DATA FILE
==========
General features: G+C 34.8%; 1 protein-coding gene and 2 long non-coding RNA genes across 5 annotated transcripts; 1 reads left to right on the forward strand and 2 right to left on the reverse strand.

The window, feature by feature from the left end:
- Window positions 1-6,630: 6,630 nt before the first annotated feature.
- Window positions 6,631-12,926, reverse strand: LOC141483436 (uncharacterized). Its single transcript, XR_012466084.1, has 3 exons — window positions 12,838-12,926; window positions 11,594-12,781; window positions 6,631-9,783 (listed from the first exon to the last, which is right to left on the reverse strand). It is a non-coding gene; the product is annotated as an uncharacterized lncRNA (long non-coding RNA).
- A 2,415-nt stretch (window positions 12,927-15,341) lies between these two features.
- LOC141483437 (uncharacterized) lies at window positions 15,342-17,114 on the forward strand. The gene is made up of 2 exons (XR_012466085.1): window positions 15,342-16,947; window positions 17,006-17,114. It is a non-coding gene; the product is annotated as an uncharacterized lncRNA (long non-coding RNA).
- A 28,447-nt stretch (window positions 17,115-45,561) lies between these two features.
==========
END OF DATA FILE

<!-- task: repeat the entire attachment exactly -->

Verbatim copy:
General features: G+C 34.8%; 1 protein-coding gene and 2 long non-coding RNA genes across 5 annotated transcripts; 1 reads left to right on the forward strand and 2 right to left on the reverse strand.

The window, feature by feature from the left end:
- Window positions 1-6,630: 6,630 nt before the first annotated feature.
- Window positions 6,631-12,926, reverse strand: LOC141483436 (uncharacterized). Its single transcript, XR_012466084.1, has 3 exons — window positions 12,838-12,926; window positions 11,594-12,781; window positions 6,631-9,783 (listed from the first exon to the last, which is right to left on the reverse strand). It is a non-coding gene; the product is annotated as an uncharacterized lncRNA (long non-coding RNA).
- A 2,415-nt stretch (window positions 12,927-15,341) lies between these two features.
- LOC141483437 (uncharacterized) lies at window positions 15,342-17,114 on the forward strand. The gene is made up of 2 exons (XR_012466085.1): window positions 15,342-16,947; window positions 17,006-17,114. It is a non-coding gene; the product is annotated as an uncharacterized lncRNA (long non-coding RNA).
- A 28,447-nt stretch (window positions 17,115-45,561) lies between these two features.